Transparency: This checkbox simply controls whether transparent pixels in your image are rendered as transparent or not. It’s the reason you can see the gray and white transparency grid behind your image. The fact that the Transparency option is enabled by default is the reason why the matte color option has been disabled. With a PNG-8 image, pixels are either fully transparent or fully opaque, but with a PNG-24 image, there is a range of transparency values that images can contain and so pixels can be transparent, opaque, or semi-transparent in the same image.

Interlacing: This is a process that allows for a PNG image to be displayed incrementally in the browser as it loads onto your viewer’s computer. The visual effect is that the image at first appears blurry, and then becomes less and less blurry as more of it is downloaded, until finally it is the clear image that you optimized in Photoshop Elements. The advantage of interlacing is that it allows an image to download in stages; the disadvantage is that not all web browsers support this feature.

Matte Color: When the Transparency option is disabled, The Matte feature sets the color to which you want to convert all transparent or semi-transparent pixels.

The PNG-8 format has a few additional options to compensate for the fact that it allows you to save an image with a total of only 256 different colors. Most of these additional options control how the colors in the image are reduced, and try to correct the image for the display of limited colors.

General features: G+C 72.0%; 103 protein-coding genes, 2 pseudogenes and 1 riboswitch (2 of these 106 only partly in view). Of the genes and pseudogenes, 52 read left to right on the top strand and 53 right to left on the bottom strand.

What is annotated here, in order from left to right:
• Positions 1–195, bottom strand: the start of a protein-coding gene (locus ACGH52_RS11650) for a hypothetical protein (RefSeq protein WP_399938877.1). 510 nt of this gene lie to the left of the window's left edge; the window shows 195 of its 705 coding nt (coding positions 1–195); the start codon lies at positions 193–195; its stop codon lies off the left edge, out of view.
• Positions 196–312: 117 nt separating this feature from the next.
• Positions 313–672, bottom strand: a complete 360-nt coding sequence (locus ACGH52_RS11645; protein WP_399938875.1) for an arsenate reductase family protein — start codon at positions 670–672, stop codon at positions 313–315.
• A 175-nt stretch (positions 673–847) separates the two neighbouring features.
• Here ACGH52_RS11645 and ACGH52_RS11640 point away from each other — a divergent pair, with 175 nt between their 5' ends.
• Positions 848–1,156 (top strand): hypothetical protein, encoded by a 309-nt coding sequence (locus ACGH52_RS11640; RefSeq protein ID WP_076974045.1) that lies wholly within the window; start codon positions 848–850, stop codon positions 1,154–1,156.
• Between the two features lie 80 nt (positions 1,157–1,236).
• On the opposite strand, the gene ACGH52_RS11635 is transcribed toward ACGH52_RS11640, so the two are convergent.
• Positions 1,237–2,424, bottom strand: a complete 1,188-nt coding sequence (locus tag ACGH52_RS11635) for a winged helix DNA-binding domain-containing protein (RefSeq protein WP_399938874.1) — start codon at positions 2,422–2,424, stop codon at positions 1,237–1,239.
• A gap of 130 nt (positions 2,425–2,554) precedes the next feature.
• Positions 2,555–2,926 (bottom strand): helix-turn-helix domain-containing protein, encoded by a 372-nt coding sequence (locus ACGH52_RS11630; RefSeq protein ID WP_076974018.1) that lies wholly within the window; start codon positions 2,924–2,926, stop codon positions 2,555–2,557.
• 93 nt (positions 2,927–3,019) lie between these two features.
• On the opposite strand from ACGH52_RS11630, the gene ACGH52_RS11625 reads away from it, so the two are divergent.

A PNG-8 file has more options than a PNG-24 file to allow you to control how colors are reduced and displayed.

Color Reduction Algorithm: This feature specifies the mathematical algorithm used to reduce the number of colors in your image. The four choices are: Perceptual, Selective, Adaptive, and Restrictive (web). The best choice for the color reduction algorithm is determined by the details of the specific image you are trying to reduce.

Maximum number of colors: This feature specifies the maximum number of colors allowed in the image. While the absolute maximum number of colors in a PNG-8 is 256, you can purposely use fewer colors to reduce the image size. Choosing the right number of colors is a compromise between visual quality and file size.

Amount of Dither: This is a technique used to reduce the color banding in images that can occur when colors are reduced. Dithering systematically places patterns of available colors to emulate colors that are removed by the selected color reduction algorithm. Dithering will increase the size of the image being optimized. The best dithering choice depends on the details of the image that is being optimized.

Preparing images for video

With the affordability in recent years of video camcorders and the growth of sharing sites like YouTube and Vimeo, more people than ever are creating and watching video online. Video standards vary by region, with the United States’ NTSC settings and Europe’s PAL settings being the two primary standards.